Bale Mountains National park is the largest Afro-Alpine habitat. It offers visitors with opportunities of mountaineering, horse trekking, scenic driving and chances to view some of Ethiopia´s endemic mammals.
Flora- About 1600 plant species shelter in the park of which 160 are endemic to Ethiopia and 34 are strictly endemic to the park
Altitude-ranges between 1500 – 4437 m above sea level and Temperature 15°c-30°c .
Fauna – 78 mammal species of which 17 endemic to Ethiopia. There are rare and endangered as well as endemic species. (e.g Ethiopian Wolf and Mountain Nyala). Over 280 Bird species have been recorded, including eight endemic (e.g Yellow-fronted parrot, Abyssinian long claw, spot Breasted plover and Abyssinian wood pecker) there are several rare endemic frogs, including four species found in Bale alone. Similarly there are two chameleon species restricted to the park.



Awash National Park lies 225 km east of the capital, Addis Ababa and is believed to be the oldest and most developed wildlife reserve in Ethiopia. The park covers 827 square kilometers featuring Fantalle Volcano (1800 meters), extensive mineral hot-springs and other extraordinary volcanic formations. The park s crossed by the deep cutting path of the river Awash, a river with neither source nr outlet.
The wildlife consists mainly of east African plain animals including Menilik´s Bushbuck, Beisa Oryx, bat-eared fox, klipspringer, Caracal, Leopard, colobus and green monkeys, Anubis and Hamadryas baboons, Soemmering´s gazelle, Cheetah, Lion and Kudu. In addition, the park is a habitat for about 462 species of birds of these, six are endemic namely Banded Barbet, Goldon-Nacked Woodpecker, White-Winged Cliff Chat, White-Tailed Starling, thick-billed raven and Wattled Ibis.



Far to the south-west, the Omo National Park, the largest in the country, with an area of 4,068 square kilometers is located. This vast expanse of true wilderness, adjacent to the Omo River, is one of the richest and least-visited wildlife sanctuaries in eastern Africa. Eland, Oryx, Burchell´s zebra, Lewel hartebeest, buffalo, giraffe, elephant, Waterbuck, kudu, Lion, leopard, and many other animals roam within the park´s boundaries.
In addition the Omo national park is a habitat of for over 306 colorful birds specious including Goliath herons, blue breasted Kingfisher and white-checked Turacos. Beyond the open gallery forest on the coast of Omo River, hippos graze on the Savannah slopes against the mountain walls, and waterbuck, bushbuck, and Abyssinian ground hornbills are sometimes to be seen.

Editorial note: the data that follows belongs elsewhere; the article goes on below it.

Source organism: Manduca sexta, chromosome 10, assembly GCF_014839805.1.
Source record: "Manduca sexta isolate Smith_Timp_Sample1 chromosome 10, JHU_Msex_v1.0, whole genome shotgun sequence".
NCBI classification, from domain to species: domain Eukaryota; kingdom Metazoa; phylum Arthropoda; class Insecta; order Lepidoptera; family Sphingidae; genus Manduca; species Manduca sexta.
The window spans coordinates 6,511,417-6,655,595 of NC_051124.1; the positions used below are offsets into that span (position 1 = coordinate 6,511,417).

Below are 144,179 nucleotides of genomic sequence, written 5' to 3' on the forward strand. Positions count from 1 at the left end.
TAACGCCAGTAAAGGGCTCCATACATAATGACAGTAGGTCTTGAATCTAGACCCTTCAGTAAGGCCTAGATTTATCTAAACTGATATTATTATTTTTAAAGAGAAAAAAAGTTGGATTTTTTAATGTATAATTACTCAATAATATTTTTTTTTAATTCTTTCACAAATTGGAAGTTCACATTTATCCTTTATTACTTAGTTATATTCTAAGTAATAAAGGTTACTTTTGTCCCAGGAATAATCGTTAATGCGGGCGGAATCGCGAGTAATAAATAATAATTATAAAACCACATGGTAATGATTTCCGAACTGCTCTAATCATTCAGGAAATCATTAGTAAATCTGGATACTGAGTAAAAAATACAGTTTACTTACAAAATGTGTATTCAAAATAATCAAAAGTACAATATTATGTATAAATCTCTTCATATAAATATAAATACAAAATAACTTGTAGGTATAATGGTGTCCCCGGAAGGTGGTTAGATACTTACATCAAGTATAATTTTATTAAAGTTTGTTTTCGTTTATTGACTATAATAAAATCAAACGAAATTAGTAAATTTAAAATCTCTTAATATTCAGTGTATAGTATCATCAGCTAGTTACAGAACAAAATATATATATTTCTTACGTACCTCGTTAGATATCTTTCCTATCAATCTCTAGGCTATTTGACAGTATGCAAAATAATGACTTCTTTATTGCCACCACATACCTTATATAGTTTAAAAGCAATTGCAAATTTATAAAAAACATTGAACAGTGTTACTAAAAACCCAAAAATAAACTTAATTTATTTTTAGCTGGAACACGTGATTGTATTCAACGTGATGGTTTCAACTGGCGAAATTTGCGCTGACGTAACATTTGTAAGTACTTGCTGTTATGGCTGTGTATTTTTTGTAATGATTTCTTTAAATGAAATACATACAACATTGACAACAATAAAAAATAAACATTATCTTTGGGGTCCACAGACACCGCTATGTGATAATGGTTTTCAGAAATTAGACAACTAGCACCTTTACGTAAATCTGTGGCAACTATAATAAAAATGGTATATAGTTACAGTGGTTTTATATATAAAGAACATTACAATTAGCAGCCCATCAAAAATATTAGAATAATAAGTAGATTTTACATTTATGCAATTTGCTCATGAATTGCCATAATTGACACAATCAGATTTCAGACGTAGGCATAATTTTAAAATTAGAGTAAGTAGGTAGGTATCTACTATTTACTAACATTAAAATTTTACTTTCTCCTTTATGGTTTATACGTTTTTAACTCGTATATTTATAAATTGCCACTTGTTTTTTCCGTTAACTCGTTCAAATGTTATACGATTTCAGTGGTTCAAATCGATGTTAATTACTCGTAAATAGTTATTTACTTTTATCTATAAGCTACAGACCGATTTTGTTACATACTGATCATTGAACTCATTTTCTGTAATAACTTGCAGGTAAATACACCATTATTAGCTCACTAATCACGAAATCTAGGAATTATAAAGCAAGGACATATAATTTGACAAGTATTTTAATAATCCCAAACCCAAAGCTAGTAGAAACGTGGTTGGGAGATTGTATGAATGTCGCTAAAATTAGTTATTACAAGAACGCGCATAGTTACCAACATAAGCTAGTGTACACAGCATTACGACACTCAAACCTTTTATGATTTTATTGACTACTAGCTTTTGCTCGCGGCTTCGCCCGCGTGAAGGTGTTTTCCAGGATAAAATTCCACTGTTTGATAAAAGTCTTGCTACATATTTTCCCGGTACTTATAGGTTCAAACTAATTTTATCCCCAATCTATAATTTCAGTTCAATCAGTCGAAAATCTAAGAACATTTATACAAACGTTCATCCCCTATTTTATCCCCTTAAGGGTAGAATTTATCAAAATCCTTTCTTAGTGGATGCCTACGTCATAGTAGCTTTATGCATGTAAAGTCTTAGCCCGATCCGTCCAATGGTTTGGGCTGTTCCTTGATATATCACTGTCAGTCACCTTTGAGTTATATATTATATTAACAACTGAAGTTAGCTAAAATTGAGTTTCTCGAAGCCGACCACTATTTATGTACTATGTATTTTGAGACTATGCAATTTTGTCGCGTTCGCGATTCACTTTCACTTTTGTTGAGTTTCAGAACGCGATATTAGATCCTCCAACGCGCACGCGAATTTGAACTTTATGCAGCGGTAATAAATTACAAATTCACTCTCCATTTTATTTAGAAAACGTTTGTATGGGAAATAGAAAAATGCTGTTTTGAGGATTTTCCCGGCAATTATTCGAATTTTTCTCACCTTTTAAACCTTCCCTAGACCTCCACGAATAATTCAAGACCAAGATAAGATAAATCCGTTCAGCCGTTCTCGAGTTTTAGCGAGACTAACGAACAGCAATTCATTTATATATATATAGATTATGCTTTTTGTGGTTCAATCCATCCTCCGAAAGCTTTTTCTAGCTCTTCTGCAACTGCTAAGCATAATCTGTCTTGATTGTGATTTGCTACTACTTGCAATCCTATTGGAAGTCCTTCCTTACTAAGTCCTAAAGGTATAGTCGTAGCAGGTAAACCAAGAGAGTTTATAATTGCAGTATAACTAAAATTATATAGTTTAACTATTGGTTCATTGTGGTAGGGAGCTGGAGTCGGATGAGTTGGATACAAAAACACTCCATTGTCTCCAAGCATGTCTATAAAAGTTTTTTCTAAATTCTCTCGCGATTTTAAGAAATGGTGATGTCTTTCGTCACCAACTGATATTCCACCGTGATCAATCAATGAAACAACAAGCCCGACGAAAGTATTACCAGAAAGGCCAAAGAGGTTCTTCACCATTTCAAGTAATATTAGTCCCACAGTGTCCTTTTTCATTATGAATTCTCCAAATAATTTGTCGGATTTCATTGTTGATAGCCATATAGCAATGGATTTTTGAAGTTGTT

Abijata Shala Lake National Park.

Abijata Shala National park is a combination of lakes Abijata and Shala. The park is 887 square kilometer wide; 482 square km of this is covered by the lakes water. The altitude ranges from 1500-2000 meters. The highest peak is Mount Fike, situated between the two lakes. The lakes are terminal, but they are very different in nature. The park was created for many species of aquatic birds, particularly Great White Pelicans, Greater and Lesser Flamingos, Herons, White Necked Cormorant…
This part of the Great Rift Valley is a major flyway for both Palearctic and African migrants, particularly Raptors and Flamingos. The park is also known for world threatened specious of migrant birds like Aguila Heliacal, Falco Naumanni, Circus Macrourus and Glareola Nordmanni. Generally over 400 specious of birds (including 6 endemic birds) and Mammal specious including Greater Kudu, Warthog, Anubis Baboon, Grivet, Colobus monkey, Oribi, Klipspringer and Jackal have been recorded from the park.



It lies on the eastern sides of a small branch of the eastern Rift Valley located 800 km southwest of Addis Ababa. The park is fortunate in possessing rivers and streams, which are by far reasons for the reach wildlife resource of the area. Mago River rises from the north east highlands of the area and cross the park (north to south) and feeds the Omo River, Omo, Mago and Neri rivers are typical features for the Mago National Park.
The park supports a typical bush savanna fauna with 81 larger mammals and 237 species of bird. Among mammals African Elephant, Buffalo, Lesser Kudu, Greater Kudu, Lewel´s Hartebeest, Gerenuk, Giraffe …
The park area is also very well-known for its rich cultural diversity, where many elements of the earliest nomadic life styles are still continued.



The Baro River area, accessible by land or air trough the western Ethiopia town of Gambela, remains a place of adventure and challenge. Traveling across the endless undulating plains of high Sudanese grass, vistors can enjoy a sense of achievement in just finding their way. This is Ethiopia´s true tropical zone and here you can all the elements of the African safari, enhanced by a distinctly Ethiopian flavor.
Nile perch weighing 100 kg can be caught in the waters of the Baro, snatched from the jaws of the huge crocodiles that thrive along the riverbank. The White-eared Kob also haunts the Baro, along with other riverbank residents that include the Nile Lechwe, Buffalo, Giraffe, Tiang, Waterbuck, Roan Antelope, Zebra, Bushbuck, Abyssinian Reedbuck, Warthog, Hartebeest, Lion, Elephant and Hippopotamus.